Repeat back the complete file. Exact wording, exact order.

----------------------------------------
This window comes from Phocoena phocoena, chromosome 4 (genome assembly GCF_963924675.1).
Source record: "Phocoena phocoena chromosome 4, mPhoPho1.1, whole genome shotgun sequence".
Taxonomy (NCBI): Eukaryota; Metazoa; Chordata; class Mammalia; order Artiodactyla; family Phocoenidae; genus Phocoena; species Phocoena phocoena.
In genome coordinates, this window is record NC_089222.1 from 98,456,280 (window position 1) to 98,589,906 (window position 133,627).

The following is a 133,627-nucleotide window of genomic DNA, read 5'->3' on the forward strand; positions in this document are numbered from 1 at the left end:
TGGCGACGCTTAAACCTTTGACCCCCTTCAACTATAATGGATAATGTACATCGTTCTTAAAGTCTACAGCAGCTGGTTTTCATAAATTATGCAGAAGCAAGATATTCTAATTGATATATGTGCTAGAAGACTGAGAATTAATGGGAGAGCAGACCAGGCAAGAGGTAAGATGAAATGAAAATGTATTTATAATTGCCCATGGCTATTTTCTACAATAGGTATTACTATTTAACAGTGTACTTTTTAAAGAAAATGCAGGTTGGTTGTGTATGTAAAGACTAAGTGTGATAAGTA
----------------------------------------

This window comes from Phocoena phocoena, chromosome 4 (genome assembly GCF_963924675.1).
Source record: "Phocoena phocoena chromosome 4, mPhoPho1.1, whole genome shotgun sequence".
Taxonomy (NCBI): Eukaryota; Metazoa; Chordata; class Mammalia; order Artiodactyla; family Phocoenidae; genus Phocoena; species Phocoena phocoena.
In genome coordinates, this window is record NC_089222.1 from 98,456,280 (window position 1) to 98,589,906 (window position 133,627).

The following is a 133,627-nucleotide window of genomic DNA, read 5'->3' on the forward strand; positions in this document are numbered from 1 at the left end:
TGGCGACGCTTAAACCTTTGACCCCCTTCAACTATAATGGATAATGTACATCGTTCTTAAAGTCTACAGCAGCTGGTTTTCATAAATTATGCAGAAGCAAGATATTCTAATTGATATATGTGCTAGAAGACTGAGAATTAATGGGAGAGCAGACCAGGCAAGAGGTAAGATGAAATGAAAATGTATTTATAATTGCCCATGGCTATTTTCTACAATAGGTATTACTATTTAACAGTGTACTTTTTAAAGAAAATGCAGGTTGGTTGTGTATGTAAAGACTAAGTGTGATAAGTA